Originally Posted by crabboy
Many, MANY years ago, when movies were first available (on video tape, suggested retail price $79.00), I thought "who'd want to OWN a movie". There might be a movie you'd want to see twice, maybe more, but not many. Then rental places came along, and you could temporarily possess a movie.
Fast forward (see what I did there?) to today and now we stream movies.
I have movies (on tape and DVD) that are collecting dust, some I've literally NEVER watched. But I own them!
I don't disagree about the rewatch-ability of a lot of movies... but there are still plenty of ways to rent physical discs. They send them to me in the mail. I pick out what I want next via an app on my phone or a web browser on my laptop, just like I do/would if I was picking out a movie from a streaming service.
Note: I'm not against streaming services. I have paid subscriptions to several of them (Netflix, HBO Now, and Youtube Red; Showtime Anytime comes along for the ride with my cable package. Etc).
Originally Posted by ozzman-832
With modern compression techniques and high bandwidths, efficient video processors, etc, discs will eventually die. Because streaming will sooner or later catch up in quality to physical discs. It’s a big business and that’s where all the money is being poured in. For hardcore media owners, there will probably be a refined ultraviolet type repository where all personal digital media will get stored but it will still be online streaming with perhaps option to download to secure digital devices to avoid piracy.
Maybe? Maybe even "probably?" But when? People have been saying that for a long time now. It seems unlikely to me that it happens at any point within the next 5 (or probably even 10) years. The PQ of my uncompressed blu ray library often (but not always) surpasses the PQ I get off streaming services compressed 4K UHD, to say nothing of SQ (for which the gap is even wider than PQ). For "the general consumer" (not a AVS Forums Home Theater enthusiast)? Absolutely. Completely agreed. But that's exactly why I don't think PQ and SQ is going to catch up anytime soon. The streaming services are very well aware of what the priorities/needs of their average customer is, and that is providing the largest-and-best-curated library possible (managing long-term distribution agreements) while being reliable and stable even on low(er)-speed connections and on low(er)-quality mobile devices, NOT for providing ultra-premium experiences to a small minority of owners with carefully-constructed, time-consumingly-calibrated, expensive rigs. The streaming services aren't focused on catching physical disc on PQ and SQ, because most of their subscriber base doesn't care.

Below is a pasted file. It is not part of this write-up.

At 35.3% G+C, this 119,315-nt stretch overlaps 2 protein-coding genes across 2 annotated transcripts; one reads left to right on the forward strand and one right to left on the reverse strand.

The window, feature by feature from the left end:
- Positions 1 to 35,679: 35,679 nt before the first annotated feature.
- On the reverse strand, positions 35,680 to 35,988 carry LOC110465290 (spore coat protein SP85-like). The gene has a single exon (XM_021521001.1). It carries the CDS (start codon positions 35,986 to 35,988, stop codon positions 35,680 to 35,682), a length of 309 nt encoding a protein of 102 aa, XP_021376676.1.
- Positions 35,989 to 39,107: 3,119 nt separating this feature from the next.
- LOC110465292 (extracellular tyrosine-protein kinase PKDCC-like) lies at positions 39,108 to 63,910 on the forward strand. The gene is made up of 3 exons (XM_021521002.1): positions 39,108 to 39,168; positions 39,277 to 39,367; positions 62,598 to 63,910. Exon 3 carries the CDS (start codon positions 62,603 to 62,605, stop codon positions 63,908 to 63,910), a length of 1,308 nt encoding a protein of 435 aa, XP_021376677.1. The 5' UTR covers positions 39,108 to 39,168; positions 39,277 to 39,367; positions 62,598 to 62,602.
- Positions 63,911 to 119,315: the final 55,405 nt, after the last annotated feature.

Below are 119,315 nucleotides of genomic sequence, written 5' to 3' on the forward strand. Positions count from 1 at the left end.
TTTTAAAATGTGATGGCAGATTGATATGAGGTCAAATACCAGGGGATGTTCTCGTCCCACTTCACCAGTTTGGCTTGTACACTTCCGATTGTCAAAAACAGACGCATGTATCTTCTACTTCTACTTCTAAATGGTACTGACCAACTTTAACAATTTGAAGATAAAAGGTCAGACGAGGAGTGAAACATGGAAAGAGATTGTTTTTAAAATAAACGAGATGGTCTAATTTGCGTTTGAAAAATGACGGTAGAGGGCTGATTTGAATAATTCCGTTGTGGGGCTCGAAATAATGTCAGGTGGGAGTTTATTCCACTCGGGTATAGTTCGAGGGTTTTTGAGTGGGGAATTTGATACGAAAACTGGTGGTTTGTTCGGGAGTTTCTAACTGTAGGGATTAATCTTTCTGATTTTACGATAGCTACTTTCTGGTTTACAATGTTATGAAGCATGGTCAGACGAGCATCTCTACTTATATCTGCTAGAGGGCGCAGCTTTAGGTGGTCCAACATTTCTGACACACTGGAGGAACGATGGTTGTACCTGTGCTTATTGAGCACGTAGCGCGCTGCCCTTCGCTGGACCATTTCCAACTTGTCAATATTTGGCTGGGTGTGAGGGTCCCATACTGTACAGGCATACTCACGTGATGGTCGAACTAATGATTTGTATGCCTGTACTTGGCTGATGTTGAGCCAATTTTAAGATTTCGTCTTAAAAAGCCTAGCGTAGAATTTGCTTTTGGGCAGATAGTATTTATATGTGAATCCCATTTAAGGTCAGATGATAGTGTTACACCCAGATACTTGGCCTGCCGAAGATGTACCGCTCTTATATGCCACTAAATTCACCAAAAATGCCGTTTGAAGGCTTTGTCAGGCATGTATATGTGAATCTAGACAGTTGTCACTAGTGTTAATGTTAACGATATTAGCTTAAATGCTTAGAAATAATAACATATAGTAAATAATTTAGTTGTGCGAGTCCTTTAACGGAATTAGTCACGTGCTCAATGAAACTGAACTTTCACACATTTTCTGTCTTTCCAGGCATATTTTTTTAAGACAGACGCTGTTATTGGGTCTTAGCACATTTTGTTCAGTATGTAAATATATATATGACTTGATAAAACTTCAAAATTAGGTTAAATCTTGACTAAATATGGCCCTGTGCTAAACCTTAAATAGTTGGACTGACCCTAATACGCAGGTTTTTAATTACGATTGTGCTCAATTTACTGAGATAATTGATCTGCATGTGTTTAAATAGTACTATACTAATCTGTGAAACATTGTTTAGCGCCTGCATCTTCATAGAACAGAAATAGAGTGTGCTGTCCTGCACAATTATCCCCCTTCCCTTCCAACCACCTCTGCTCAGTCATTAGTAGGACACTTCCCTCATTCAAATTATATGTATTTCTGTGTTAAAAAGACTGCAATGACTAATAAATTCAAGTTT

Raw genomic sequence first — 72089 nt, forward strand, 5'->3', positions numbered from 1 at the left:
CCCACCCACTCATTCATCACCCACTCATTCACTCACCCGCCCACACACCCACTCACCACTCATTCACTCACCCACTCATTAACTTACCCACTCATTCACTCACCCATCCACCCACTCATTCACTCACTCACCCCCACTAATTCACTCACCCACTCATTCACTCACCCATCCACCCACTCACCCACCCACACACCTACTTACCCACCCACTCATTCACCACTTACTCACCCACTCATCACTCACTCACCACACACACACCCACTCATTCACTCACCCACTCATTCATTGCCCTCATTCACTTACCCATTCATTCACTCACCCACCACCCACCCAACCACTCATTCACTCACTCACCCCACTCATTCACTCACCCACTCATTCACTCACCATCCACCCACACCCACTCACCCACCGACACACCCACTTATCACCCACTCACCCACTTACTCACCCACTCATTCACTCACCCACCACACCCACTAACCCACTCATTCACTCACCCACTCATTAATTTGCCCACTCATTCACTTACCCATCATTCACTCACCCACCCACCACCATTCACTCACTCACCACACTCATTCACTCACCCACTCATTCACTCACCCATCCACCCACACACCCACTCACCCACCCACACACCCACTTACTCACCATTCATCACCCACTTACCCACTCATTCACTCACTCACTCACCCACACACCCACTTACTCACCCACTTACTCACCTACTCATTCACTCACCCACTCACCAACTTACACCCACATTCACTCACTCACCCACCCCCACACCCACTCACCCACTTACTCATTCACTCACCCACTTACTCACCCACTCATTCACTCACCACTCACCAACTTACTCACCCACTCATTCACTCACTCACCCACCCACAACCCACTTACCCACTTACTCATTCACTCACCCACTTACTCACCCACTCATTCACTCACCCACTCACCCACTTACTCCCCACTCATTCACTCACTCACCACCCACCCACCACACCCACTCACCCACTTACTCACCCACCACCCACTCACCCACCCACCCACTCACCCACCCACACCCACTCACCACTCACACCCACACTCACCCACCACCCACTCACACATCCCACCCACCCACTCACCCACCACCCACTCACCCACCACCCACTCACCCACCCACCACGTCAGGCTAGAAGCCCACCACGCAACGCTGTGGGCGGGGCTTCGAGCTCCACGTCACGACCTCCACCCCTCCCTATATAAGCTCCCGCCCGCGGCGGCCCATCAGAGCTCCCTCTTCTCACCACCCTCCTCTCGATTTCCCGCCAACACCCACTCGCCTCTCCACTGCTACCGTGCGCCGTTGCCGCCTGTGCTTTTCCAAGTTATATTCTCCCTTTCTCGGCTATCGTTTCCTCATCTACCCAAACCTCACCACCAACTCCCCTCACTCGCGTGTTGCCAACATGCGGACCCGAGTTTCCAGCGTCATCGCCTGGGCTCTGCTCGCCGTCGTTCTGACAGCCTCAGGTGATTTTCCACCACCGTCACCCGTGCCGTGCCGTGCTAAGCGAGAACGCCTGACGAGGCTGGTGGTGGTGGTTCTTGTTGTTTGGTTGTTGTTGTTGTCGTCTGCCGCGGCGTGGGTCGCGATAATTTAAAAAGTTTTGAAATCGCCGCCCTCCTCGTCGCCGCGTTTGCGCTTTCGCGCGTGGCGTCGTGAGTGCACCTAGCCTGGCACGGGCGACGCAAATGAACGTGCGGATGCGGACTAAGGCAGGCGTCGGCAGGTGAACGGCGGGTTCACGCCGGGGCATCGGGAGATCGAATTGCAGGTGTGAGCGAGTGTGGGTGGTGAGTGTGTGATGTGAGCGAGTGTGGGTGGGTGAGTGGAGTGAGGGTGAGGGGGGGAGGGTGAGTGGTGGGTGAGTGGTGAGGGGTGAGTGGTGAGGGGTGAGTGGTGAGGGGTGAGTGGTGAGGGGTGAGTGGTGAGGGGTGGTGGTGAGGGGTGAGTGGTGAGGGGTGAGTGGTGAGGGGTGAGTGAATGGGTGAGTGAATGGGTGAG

The fact that CDs still exist and new albums can still be bought on CD at release, this many years after music-streaming-services rose to fame, should add confidence that video-streaming isn't on the verge of killing blu ray movie physical media anytime soon...
Originally Posted by ozzman-832
Discs are easy to pirate. Video piracy is killing the content producers. Streaming is a very secure way to encounter it. As soon as a movie comes out on physical media, the internet is littered with pirated content. For someone like me, who wants his own personal media stored at home, I often get this comment “Thats piracy” because well that’s what it has come down to. You want to own your own physical copies today, either your are cold fashioned or part of a grander scheme to promote piracy. That’s how they label you now.
Yes, I want to own (some of) my own multimedia content. I don't want (some of) my favorite shows and movies to just disappear from my current streaming subscriptions. I already pay for numerous monthly-services, with no-end-in-sight (sans ownership) to how many more I need to pick up and start paying for in order to retain access to content that I enjoy.
And there's is nothing "old fashioned" about platforms like Plex and Roon. They are very *new* and very *cool* IMO, they bring your own personal library to life with nice GUI's, watched states, interesting stats-for-nerds about your own files, and they make local and physical media as-accessible-and-convenient-as streaming media (but with the permanence of ownership, and at better quality).
Plex and Roon have never been more popular and more useful, at least in my house, than they are right now, with all the fragmenting of the streaming services into dozen(s) of platforms, and all the quarantine-time-at-home with which to consume media.